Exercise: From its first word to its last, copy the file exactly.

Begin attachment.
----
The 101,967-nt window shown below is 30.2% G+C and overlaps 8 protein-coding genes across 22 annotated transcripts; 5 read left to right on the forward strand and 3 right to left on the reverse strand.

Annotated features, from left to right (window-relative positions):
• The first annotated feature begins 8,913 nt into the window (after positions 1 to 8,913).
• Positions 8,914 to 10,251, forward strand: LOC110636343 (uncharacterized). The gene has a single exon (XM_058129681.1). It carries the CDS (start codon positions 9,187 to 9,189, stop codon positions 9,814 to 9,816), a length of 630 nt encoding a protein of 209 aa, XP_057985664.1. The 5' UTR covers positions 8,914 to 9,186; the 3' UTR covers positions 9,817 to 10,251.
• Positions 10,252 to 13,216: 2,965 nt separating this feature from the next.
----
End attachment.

The 101,967-nt window shown below is 30.2% G+C and overlaps 8 protein-coding genes across 22 annotated transcripts; 5 read left to right on the forward strand and 3 right to left on the reverse strand.

Annotated features, from left to right (window-relative positions):
• The first annotated feature begins 8,913 nt into the window (after positions 1 to 8,913).
• Positions 8,914 to 10,251, forward strand: LOC110636343 (uncharacterized). The gene has a single exon (XM_058129681.1). It carries the CDS (start codon positions 9,187 to 9,189, stop codon positions 9,814 to 9,816), a length of 630 nt encoding a protein of 209 aa, XP_057985664.1. The 5' UTR covers positions 8,914 to 9,186; the 3' UTR covers positions 9,817 to 10,251.
• Positions 10,252 to 13,216: 2,965 nt separating this feature from the next.